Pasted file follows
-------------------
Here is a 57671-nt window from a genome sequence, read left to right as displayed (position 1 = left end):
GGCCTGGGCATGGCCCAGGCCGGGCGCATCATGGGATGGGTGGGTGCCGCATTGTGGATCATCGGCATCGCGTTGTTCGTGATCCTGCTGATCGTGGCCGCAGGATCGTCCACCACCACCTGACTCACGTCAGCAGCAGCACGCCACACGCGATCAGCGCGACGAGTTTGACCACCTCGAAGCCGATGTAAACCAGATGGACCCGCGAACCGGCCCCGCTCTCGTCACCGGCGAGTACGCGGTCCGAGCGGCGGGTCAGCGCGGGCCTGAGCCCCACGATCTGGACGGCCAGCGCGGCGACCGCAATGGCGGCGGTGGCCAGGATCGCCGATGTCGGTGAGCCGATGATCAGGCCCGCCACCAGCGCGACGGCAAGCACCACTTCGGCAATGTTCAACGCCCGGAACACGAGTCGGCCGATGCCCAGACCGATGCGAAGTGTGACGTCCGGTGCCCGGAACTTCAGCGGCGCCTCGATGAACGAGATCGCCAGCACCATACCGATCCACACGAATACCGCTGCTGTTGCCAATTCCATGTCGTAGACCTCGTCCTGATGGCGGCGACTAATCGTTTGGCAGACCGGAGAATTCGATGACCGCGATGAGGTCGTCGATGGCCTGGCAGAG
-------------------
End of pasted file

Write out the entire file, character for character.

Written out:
Here is a 57671-nt window from a genome sequence, read left to right as displayed (position 1 = left end):
GGCCTGGGCATGGCCCAGGCCGGGCGCATCATGGGATGGGTGGGTGCCGCATTGTGGATCATCGGCATCGCGTTGTTCGTGATCCTGCTGATCGTGGCCGCAGGATCGTCCACCACCACCTGACTCACGTCAGCAGCAGCACGCCACACGCGATCAGCGCGACGAGTTTGACCACCTCGAAGCCGATGTAAACCAGATGGACCCGCGAACCGGCCCCGCTCTCGTCACCGGCGAGTACGCGGTCCGAGCGGCGGGTCAGCGCGGGCCTGAGCCCCACGATCTGGACGGCCAGCGCGGCGACCGCAATGGCGGCGGTGGCCAGGATCGCCGATGTCGGTGAGCCGATGATCAGGCCCGCCACCAGCGCGACGGCAAGCACCACTTCGGCAATGTTCAACGCCCGGAACACGAGTCGGCCGATGCCCAGACCGATGCGAAGTGTGACGTCCGGTGCCCGGAACTTCAGCGGCGCCTCGATGAACGAGATCGCCAGCACCATACCGATCCACACGAATACCGCTGCTGTTGCCAATTCCATGTCGTAGACCTCGTCCTGATGGCGGCGACTAATCGTTTGGCAGACCGGAGAATTCGATGACCGCGATGAGGTCGTCGATGGCCTGGCAGAG